This theme of an outsider character was carried over into his next work, 1979 in The Death of Jim Loney. But with his next book, Fools Crow, in 1986, he took a different path. The book explores the struggle for an authentic Blackfoot lifestyle against the backdrop of white culture and the US government’s relentless war against the Plains Indians.
The author’s next two books still draw from his culture and even from the personal history of his family. He published The Indian Lawyer in 1990 and The Heartsong of Charging Elk in 2000.
All in all, wise critics understand that James Welch’s writing makes him neither a Native American writer nor an American author. His writing transcends such categorizations. Welch is ultimately always concerned with the conversations and interactions between cultures, especially between White American culture and Native American culture. His attempt to be a literary bridge between the two cultures misses the face of culturalist thinking.
In 2013 James’ first fictional work, Winter In The Blood was adapted into a feature film of the same name. The film was made by Welch’s childhood friends, filmmakers Andrew and Alex Smith. It was produced by Sherman Alexie.
Welch also had several other publications. He worked with Paul Steckler to write the screenplay the Last Stand at Little Bighorn and Killing Custer: The Battle of Little Bighorn and the Fate of the Plains Indians, 1994, which became an Emmy Award-winning documentary.
James served for a decade as Vice Chairman of the Montana Board of Pardons and Parole.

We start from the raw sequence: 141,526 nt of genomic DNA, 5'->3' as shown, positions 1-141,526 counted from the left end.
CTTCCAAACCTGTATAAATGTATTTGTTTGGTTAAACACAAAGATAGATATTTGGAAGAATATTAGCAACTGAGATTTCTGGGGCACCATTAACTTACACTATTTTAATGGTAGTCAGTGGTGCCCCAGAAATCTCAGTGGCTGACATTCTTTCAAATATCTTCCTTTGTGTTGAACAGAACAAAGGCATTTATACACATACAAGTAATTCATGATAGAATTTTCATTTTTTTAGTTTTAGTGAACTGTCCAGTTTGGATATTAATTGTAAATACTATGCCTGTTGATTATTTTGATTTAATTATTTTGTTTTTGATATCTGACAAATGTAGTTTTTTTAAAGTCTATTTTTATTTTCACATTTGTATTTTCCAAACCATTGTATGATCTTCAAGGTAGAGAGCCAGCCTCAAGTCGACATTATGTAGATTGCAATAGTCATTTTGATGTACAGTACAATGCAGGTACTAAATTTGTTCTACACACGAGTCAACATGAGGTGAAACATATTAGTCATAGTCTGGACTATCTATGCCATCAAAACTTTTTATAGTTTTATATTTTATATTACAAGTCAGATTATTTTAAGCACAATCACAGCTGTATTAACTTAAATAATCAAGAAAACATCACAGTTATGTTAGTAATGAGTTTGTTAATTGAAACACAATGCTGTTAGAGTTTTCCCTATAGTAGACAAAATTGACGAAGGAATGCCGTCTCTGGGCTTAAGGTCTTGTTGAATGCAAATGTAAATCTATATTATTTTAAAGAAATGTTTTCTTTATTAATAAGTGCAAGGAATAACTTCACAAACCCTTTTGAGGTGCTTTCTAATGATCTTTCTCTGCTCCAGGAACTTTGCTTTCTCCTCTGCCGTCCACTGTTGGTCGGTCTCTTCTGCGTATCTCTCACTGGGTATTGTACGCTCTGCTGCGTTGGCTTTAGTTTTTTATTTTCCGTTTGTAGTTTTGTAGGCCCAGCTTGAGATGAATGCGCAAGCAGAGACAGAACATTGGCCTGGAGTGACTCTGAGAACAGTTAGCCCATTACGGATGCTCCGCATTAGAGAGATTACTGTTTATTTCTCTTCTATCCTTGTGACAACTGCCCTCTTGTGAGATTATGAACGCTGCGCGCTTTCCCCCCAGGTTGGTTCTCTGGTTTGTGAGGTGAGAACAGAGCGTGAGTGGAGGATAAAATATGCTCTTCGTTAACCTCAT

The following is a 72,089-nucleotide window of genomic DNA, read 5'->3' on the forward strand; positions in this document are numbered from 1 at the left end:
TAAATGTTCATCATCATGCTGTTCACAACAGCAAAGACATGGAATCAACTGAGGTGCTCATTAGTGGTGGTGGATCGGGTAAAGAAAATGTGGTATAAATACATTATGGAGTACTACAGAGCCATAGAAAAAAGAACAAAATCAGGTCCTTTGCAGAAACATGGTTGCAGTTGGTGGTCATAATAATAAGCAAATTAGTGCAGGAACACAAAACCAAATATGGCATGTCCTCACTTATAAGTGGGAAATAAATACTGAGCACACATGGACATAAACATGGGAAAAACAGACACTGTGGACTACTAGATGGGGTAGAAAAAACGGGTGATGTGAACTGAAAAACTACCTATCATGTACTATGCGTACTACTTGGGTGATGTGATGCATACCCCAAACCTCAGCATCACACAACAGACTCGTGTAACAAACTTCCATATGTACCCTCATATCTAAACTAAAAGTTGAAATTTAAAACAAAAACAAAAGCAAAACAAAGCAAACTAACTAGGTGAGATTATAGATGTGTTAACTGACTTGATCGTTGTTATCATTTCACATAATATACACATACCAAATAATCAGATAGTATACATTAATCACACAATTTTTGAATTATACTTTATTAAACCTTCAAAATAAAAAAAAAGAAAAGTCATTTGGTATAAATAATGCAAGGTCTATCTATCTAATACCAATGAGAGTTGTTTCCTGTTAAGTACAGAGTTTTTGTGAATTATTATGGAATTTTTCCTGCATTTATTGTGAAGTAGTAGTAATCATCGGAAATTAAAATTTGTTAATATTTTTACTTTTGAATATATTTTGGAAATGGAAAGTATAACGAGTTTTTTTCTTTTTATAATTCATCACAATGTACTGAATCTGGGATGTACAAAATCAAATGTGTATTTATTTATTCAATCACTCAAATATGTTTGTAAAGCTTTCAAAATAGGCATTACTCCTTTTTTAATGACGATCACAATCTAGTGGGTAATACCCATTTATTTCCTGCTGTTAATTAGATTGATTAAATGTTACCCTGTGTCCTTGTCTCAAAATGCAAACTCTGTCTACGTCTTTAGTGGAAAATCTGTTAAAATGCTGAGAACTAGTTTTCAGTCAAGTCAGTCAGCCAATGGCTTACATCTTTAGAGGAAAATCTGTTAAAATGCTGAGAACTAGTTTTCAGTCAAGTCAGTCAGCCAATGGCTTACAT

In addition to his lifetime achievement award in 1997, the writer has received a host of other recognitions from various literary and non-literary organizations.
In 1993 and 1997, he received two honorary doctorates from Rocky Mountain College and the University of Montana, respectively. In 1995, his novels were translated into nine languages and he also received a title from the French Ministry of Culture, Chevalier de l’ordre des Arts et des Lettres (Knight of the Order of Arts and Literature).
His book Fools Crow, published in 1986, won the American Book Award, the Los Angeles Times Book Prize, and the Pacific Northwest Book Award. The author also received the Montana Governor’s Humanities Award, the 3rd Annual Native American Literature Prize (1991), the Western Writers of America Spur Award for Best Television Documentary Screenplay (1992), and many more.
His wife, Lois Monk
In 1968, James married a literary junkie girlfriend, Lois Monk. At that time she was a professor at the University of Montana, teaching comparative literature. She was head of the English department until her retirement. After her retirement, Welch and Lois traveled the world and lived in different places for a time: Italy, Greece, Mexico, and France.
The couple contributed to the preservation of the Blackfoot culture by regularly appearing as donors to the Piegan Institute’s language immersion program. The aim of the program was to help restore the Blackfeet’s mother tongue.
What Is The Cause Of His death?
On August 4, 2003, the world lost a great storyteller in James Welch. The author died on a Monday morning after a protracted battle with lung cancer at the age of 62. His family, who reported that he died of a heart attack, said he learned of the lung cancer in October of the previous year.
Perhaps it was only fitting that the Native American literary icon closed his eyes in his birth state. He died at his home in Missoula, Montana.